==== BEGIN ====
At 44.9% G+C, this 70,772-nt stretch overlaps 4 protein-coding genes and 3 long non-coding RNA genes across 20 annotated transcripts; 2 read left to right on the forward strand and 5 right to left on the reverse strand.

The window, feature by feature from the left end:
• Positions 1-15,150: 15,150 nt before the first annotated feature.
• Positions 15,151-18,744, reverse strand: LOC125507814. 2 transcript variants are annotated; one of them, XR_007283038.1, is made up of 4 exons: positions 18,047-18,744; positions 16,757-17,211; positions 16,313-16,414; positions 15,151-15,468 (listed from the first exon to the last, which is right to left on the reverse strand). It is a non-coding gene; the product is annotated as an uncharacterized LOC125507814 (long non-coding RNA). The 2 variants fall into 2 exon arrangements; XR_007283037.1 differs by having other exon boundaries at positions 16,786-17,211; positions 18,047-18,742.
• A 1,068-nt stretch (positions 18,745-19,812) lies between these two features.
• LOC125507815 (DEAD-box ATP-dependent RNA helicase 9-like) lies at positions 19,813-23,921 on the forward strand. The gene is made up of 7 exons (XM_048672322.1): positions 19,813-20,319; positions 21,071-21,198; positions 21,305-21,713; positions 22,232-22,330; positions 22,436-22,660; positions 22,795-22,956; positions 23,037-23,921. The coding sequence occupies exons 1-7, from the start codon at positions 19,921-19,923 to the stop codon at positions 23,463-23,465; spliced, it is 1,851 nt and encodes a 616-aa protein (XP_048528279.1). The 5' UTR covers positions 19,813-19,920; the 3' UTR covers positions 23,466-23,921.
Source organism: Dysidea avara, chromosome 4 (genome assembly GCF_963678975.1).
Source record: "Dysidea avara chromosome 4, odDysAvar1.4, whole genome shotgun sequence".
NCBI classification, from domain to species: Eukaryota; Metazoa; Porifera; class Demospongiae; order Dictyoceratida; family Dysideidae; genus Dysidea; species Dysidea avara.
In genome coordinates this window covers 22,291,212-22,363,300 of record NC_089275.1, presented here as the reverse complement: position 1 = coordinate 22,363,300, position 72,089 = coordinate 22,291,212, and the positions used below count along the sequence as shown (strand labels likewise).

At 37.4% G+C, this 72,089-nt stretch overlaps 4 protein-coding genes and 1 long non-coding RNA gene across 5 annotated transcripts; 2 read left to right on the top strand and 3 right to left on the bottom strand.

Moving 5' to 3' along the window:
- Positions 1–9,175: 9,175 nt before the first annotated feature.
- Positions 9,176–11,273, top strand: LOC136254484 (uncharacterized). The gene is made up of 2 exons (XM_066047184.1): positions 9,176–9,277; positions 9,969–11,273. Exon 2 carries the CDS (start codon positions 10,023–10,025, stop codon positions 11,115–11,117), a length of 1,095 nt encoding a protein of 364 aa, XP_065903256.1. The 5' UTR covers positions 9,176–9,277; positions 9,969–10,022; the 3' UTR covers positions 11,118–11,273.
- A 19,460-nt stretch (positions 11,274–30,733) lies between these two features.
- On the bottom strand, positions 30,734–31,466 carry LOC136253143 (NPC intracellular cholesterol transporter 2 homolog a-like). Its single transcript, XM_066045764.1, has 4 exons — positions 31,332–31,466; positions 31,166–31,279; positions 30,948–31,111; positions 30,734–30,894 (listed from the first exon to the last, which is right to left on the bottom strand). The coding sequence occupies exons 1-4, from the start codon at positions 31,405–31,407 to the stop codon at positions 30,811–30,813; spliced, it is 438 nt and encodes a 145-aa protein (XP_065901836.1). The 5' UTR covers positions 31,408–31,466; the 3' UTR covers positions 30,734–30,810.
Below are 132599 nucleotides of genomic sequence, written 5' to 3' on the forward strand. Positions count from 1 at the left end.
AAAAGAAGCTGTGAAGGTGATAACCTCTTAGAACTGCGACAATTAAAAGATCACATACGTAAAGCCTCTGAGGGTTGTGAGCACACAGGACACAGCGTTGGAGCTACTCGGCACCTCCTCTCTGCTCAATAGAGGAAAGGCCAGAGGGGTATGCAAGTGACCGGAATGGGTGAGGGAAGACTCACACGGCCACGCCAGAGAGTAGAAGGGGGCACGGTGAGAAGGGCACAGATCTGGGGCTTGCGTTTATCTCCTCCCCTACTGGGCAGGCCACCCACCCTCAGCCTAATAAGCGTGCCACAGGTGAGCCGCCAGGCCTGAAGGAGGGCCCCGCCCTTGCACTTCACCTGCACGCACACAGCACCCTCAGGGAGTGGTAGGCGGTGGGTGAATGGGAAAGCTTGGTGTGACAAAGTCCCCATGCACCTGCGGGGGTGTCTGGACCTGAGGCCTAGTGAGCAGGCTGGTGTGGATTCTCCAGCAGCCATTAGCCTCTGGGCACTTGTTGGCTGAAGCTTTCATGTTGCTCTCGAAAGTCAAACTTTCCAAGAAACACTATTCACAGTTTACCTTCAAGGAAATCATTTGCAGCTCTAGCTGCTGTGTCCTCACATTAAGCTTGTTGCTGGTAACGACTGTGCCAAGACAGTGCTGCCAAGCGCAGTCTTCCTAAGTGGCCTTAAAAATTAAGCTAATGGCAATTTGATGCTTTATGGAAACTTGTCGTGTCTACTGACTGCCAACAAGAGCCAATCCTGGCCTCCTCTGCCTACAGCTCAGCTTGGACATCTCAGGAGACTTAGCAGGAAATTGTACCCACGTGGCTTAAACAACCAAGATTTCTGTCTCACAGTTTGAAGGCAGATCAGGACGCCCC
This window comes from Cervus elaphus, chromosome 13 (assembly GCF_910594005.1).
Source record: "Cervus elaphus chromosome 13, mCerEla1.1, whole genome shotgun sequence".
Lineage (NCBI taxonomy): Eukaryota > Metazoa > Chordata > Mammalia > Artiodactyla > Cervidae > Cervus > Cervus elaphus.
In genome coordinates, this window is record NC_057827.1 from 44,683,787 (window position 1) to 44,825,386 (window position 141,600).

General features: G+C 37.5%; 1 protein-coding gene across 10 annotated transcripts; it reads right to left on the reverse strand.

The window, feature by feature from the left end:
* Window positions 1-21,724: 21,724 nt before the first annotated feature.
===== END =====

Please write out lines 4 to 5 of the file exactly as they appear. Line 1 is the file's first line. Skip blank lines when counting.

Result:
• Positions 15,151-18,744, reverse strand: LOC125507814. 2 transcript variants are annotated; one of them, XR_007283038.1, is made up of 4 exons: positions 18,047-18,744; positions 16,757-17,211; positions 16,313-16,414; positions 15,151-15,468 (listed from the first exon to the last, which is right to left on the reverse strand). It is a non-coding gene; the product is annotated as an uncharacterized LOC125507814 (long non-coding RNA). The 2 variants fall into 2 exon arrangements; XR_007283037.1 differs by having other exon boundaries at positions 16,786-17,211; positions 18,047-18,742.
• A 1,068-nt stretch (positions 18,745-19,812) lies between these two features.